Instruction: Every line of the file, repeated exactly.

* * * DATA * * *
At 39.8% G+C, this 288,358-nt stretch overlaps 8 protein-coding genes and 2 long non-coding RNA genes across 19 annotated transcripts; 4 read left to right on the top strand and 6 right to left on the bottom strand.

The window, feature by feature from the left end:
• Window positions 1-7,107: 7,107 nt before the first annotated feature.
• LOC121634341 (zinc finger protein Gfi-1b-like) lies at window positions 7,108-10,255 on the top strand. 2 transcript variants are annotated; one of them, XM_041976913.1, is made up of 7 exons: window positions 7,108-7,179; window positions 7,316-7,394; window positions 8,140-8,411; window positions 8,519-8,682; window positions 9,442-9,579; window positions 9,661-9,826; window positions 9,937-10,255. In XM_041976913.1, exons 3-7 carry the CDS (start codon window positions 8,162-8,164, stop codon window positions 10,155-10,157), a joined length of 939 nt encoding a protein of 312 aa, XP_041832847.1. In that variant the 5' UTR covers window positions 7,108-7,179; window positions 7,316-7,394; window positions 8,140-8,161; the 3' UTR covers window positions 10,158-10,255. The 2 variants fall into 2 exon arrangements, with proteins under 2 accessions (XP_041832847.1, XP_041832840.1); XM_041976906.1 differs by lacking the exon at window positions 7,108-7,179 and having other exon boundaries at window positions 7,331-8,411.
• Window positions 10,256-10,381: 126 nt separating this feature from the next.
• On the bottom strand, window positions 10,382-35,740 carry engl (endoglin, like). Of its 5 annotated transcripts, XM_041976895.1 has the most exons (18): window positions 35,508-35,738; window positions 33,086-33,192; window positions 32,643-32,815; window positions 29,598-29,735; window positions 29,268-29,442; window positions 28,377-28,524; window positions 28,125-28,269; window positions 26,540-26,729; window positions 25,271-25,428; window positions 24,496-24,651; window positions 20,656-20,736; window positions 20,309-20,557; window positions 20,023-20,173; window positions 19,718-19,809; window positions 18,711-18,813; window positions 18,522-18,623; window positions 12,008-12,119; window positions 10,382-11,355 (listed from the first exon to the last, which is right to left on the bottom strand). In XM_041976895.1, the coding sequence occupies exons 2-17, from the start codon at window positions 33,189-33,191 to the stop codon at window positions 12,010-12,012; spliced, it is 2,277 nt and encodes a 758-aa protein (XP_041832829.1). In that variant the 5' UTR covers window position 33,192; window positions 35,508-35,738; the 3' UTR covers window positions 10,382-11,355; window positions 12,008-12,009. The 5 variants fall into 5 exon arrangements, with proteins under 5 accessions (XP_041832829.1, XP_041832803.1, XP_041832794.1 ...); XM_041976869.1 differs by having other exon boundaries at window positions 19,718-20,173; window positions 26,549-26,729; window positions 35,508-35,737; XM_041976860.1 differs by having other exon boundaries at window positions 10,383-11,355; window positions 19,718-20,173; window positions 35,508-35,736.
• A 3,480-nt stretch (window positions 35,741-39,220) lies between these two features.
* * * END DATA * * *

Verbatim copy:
At 39.8% G+C, this 288,358-nt stretch overlaps 8 protein-coding genes and 2 long non-coding RNA genes across 19 annotated transcripts; 4 read left to right on the top strand and 6 right to left on the bottom strand.

The window, feature by feature from the left end:
• Window positions 1-7,107: 7,107 nt before the first annotated feature.
• LOC121634341 (zinc finger protein Gfi-1b-like) lies at window positions 7,108-10,255 on the top strand. 2 transcript variants are annotated; one of them, XM_041976913.1, is made up of 7 exons: window positions 7,108-7,179; window positions 7,316-7,394; window positions 8,140-8,411; window positions 8,519-8,682; window positions 9,442-9,579; window positions 9,661-9,826; window positions 9,937-10,255. In XM_041976913.1, exons 3-7 carry the CDS (start codon window positions 8,162-8,164, stop codon window positions 10,155-10,157), a joined length of 939 nt encoding a protein of 312 aa, XP_041832847.1. In that variant the 5' UTR covers window positions 7,108-7,179; window positions 7,316-7,394; window positions 8,140-8,161; the 3' UTR covers window positions 10,158-10,255. The 2 variants fall into 2 exon arrangements, with proteins under 2 accessions (XP_041832847.1, XP_041832840.1); XM_041976906.1 differs by lacking the exon at window positions 7,108-7,179 and having other exon boundaries at window positions 7,331-8,411.
• Window positions 10,256-10,381: 126 nt separating this feature from the next.
• On the bottom strand, window positions 10,382-35,740 carry engl (endoglin, like). Of its 5 annotated transcripts, XM_041976895.1 has the most exons (18): window positions 35,508-35,738; window positions 33,086-33,192; window positions 32,643-32,815; window positions 29,598-29,735; window positions 29,268-29,442; window positions 28,377-28,524; window positions 28,125-28,269; window positions 26,540-26,729; window positions 25,271-25,428; window positions 24,496-24,651; window positions 20,656-20,736; window positions 20,309-20,557; window positions 20,023-20,173; window positions 19,718-19,809; window positions 18,711-18,813; window positions 18,522-18,623; window positions 12,008-12,119; window positions 10,382-11,355 (listed from the first exon to the last, which is right to left on the bottom strand). In XM_041976895.1, the coding sequence occupies exons 2-17, from the start codon at window positions 33,189-33,191 to the stop codon at window positions 12,010-12,012; spliced, it is 2,277 nt and encodes a 758-aa protein (XP_041832829.1). In that variant the 5' UTR covers window position 33,192; window positions 35,508-35,738; the 3' UTR covers window positions 10,382-11,355; window positions 12,008-12,009. The 5 variants fall into 5 exon arrangements, with proteins under 5 accessions (XP_041832829.1, XP_041832803.1, XP_041832794.1 ...); XM_041976869.1 differs by having other exon boundaries at window positions 19,718-20,173; window positions 26,549-26,729; window positions 35,508-35,737; XM_041976860.1 differs by having other exon boundaries at window positions 10,383-11,355; window positions 19,718-20,173; window positions 35,508-35,736.
• A 3,480-nt stretch (window positions 35,741-39,220) lies between these two features.